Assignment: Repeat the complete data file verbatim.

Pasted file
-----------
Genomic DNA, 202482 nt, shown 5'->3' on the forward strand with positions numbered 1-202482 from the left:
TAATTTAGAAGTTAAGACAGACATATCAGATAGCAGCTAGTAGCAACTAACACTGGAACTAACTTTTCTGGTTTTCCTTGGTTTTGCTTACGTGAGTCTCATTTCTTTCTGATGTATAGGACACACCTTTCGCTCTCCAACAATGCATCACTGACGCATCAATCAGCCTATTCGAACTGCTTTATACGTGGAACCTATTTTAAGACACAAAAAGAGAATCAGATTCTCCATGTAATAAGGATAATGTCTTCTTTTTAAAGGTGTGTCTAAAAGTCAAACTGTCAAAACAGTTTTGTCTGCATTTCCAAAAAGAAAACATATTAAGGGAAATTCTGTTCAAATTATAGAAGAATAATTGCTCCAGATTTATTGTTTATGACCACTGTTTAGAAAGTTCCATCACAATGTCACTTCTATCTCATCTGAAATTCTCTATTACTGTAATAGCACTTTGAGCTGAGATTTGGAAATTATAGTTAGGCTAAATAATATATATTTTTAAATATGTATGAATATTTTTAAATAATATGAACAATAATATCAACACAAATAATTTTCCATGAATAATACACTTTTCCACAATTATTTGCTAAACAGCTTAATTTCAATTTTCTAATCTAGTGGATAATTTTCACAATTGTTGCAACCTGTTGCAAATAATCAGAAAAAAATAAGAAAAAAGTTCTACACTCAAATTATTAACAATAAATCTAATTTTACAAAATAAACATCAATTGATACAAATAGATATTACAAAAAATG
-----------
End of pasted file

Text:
Genomic DNA, 202482 nt, shown 5'->3' on the forward strand with positions numbered 1-202482 from the left:
TAATTTAGAAGTTAAGACAGACATATCAGATAGCAGCTAGTAGCAACTAACACTGGAACTAACTTTTCTGGTTTTCCTTGGTTTTGCTTACGTGAGTCTCATTTCTTTCTGATGTATAGGACACACCTTTCGCTCTCCAACAATGCATCACTGACGCATCAATCAGCCTATTCGAACTGCTTTATACGTGGAACCTATTTTAAGACACAAAAAGAGAATCAGATTCTCCATGTAATAAGGATAATGTCTTCTTTTTAAAGGTGTGTCTAAAAGTCAAACTGTCAAAACAGTTTTGTCTGCATTTCCAAAAAGAAAACATATTAAGGGAAATTCTGTTCAAATTATAGAAGAATAATTGCTCCAGATTTATTGTTTATGACCACTGTTTAGAAAGTTCCATCACAATGTCACTTCTATCTCATCTGAAATTCTCTATTACTGTAATAGCACTTTGAGCTGAGATTTGGAAATTATAGTTAGGCTAAATAATATATATTTTTAAATATGTATGAATATTTTTAAATAATATGAACAATAATATCAACACAAATAATTTTCCATGAATAATACACTTTTCCACAATTATTTGCTAAACAGCTTAATTTCAATTTTCTAATCTAGTGGATAATTTTCACAATTGTTGCAACCTGTTGCAAATAATCAGAAAAAAATAAGAAAAAAGTTCTACACTCAAATTATTAACAATAAATCTAATTTTACAAAATAAACATCAATTGATACAAATAGATATTACAAAAAATG